If the bad guys ever learn to spell and write correctly, we may have bigger problems :)
TonyH

8 Posts
@D.O Leary
It does look like a Finder window, if you ignore all the little extra things from the fact that is is a lookalike displayed in a Chrome window. You're looking at this as someone who knows window decorations, these infections work on the fact that the majority of users would have no idea what I was talking about when I said Window Decorations.

Most people who have updated their Macs in the recent past know Apple pushed something to catch MacDefender. They've never seen it before so something they've never seen before claiming to be "Apple Security Center" is going to get a easy pass and be assumed to be legit.

Third, your problem with this is again related to the first. Ya this would never pass Apples HIG, do you honestly believe the majority of users know or care to know that?

As others pointed out it also has all the grammar issues as many other pieces of malware. That malware is also installed all the time. People do not pay attention. This and all malware like it rely on that and are doing very well with it.
TonyH
5 Posts
@TonyH: "The displayed content shows the usual problems with grammar and spelling"

True, but what makes you think a large fraction of users are any better than that with _their_ grammar and spelling?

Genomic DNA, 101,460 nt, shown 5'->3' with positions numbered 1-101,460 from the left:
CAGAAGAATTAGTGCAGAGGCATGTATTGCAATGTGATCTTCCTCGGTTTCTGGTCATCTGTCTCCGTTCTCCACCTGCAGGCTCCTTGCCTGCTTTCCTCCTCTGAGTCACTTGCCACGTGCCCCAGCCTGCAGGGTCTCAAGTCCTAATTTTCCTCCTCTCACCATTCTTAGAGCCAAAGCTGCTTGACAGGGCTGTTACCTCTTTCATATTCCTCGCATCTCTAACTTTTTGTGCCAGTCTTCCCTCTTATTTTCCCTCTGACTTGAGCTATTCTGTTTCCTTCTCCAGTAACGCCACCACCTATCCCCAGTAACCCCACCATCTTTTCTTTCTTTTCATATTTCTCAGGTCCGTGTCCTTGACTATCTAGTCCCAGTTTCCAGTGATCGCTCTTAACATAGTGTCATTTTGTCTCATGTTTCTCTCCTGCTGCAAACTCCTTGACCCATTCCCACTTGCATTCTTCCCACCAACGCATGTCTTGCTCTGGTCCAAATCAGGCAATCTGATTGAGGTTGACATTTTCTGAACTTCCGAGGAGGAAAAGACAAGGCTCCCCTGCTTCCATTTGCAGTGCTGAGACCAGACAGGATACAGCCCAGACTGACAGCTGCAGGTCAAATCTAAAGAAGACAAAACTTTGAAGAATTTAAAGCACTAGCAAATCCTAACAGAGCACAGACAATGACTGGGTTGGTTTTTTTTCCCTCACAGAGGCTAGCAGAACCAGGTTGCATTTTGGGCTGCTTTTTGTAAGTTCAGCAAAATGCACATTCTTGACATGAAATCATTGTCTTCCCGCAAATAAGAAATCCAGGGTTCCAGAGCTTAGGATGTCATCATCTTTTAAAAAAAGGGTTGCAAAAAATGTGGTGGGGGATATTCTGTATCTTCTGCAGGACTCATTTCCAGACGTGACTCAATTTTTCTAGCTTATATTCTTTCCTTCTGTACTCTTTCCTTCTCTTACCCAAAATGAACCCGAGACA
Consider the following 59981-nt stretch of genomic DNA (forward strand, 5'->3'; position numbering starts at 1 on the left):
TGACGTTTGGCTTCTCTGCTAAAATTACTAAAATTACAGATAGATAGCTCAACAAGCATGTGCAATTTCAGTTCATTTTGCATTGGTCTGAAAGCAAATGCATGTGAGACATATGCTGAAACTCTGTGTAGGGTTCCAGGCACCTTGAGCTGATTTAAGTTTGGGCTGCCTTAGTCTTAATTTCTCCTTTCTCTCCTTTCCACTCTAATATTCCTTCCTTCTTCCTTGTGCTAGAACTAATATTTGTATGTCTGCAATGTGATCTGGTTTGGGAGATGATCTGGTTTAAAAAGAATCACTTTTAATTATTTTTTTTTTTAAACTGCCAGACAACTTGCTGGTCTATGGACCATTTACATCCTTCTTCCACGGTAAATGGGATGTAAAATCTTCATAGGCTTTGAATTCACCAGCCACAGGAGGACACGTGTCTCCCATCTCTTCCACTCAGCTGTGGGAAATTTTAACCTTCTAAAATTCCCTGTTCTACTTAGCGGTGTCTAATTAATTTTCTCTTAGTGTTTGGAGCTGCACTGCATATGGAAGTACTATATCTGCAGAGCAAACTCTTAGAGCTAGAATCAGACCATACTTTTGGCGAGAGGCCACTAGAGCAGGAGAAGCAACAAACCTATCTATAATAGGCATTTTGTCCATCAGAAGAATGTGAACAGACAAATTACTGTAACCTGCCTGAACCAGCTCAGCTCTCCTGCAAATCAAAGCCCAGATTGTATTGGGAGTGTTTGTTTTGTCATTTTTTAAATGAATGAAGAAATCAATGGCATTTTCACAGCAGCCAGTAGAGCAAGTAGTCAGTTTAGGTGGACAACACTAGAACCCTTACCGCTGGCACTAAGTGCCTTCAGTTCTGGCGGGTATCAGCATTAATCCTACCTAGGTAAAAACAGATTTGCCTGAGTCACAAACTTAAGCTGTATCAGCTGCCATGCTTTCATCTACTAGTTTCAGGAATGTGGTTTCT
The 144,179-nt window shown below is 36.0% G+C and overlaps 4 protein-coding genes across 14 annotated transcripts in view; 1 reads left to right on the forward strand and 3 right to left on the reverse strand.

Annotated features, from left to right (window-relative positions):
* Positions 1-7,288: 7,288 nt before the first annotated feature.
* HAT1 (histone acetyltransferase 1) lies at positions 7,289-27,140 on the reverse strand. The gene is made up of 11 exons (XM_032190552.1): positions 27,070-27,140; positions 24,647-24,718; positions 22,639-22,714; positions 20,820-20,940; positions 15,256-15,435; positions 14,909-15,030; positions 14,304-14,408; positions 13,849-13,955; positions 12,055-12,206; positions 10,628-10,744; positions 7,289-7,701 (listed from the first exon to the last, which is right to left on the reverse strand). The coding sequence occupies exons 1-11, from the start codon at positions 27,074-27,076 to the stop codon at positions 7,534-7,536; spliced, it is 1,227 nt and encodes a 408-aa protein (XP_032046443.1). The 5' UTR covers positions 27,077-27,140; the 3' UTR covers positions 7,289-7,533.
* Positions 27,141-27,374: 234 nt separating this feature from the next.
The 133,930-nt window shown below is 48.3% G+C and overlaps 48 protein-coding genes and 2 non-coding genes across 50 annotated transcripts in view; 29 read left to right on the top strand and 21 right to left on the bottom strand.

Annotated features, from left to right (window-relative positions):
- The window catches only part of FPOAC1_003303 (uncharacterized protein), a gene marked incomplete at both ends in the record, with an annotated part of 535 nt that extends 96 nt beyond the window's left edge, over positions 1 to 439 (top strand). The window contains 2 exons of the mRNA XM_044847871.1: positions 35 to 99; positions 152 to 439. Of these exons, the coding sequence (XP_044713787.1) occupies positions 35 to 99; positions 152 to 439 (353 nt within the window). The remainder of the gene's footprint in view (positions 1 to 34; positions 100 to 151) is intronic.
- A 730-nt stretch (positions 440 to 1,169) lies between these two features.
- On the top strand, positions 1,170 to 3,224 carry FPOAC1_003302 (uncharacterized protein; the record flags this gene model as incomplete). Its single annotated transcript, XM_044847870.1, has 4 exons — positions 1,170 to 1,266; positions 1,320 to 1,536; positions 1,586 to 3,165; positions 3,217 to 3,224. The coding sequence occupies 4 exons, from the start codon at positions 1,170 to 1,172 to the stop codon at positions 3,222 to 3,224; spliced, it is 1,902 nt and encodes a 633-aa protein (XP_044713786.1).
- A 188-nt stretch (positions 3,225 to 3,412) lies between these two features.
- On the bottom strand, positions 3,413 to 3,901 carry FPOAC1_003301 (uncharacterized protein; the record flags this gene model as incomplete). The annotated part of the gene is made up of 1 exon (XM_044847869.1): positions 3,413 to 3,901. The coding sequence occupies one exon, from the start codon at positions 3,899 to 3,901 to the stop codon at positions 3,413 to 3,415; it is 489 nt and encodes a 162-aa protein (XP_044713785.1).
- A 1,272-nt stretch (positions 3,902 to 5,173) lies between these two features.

John Hardin

62 Posts
It's not the grammar or spelling that caught my eye but rather the last line in the popup dialog box "... check your PC for malicious programs". PC? :-D
John Hardin
20 Posts
Hey Pedro

What happen to the MacDefender that I submitted on Mother's Day?

I haven't seen any write up or analysis on the 1st Gen MacDefender pkg.

I think some of that analysis would have been great to add to this diary post.
HackDefendr

65 Posts
Not trying to flame, but for those relying on spelling and grammar, what are you going to do when someone just a wee bit more professional attacks your organization?
Dean

135 Posts
@dsh I don't think anyone is relying on spelling and grammar for detection alone...its just one of the more prominent ways of detection. Misspellings and bad grammar are one of the main ways spammers, and fake av writers count on for bypassing filters. Just the same as getting spam written in a completely different language than what you read and write...its real easy to detect the native language of any client, so why aren't spam senders smart enough to detect and use it? Because translated spam will have a higher detection rate.

To date, the level of sophistication used in the everyday virus and spam attacks just isn't that great from an educated user point of view. But its that visible lack of sophistication that makes their attack that much more professional.

So what do we do when someone more professional attacks my network? I can't say, but all of this less professional attacking is helping us learn, and be more prepared. Its the really good hackers that we never hear about until its too late, so all you can do is be as prepared as you can and hope its enough when a big hack happens.

--
Jeff
HackDefendr

65 Posts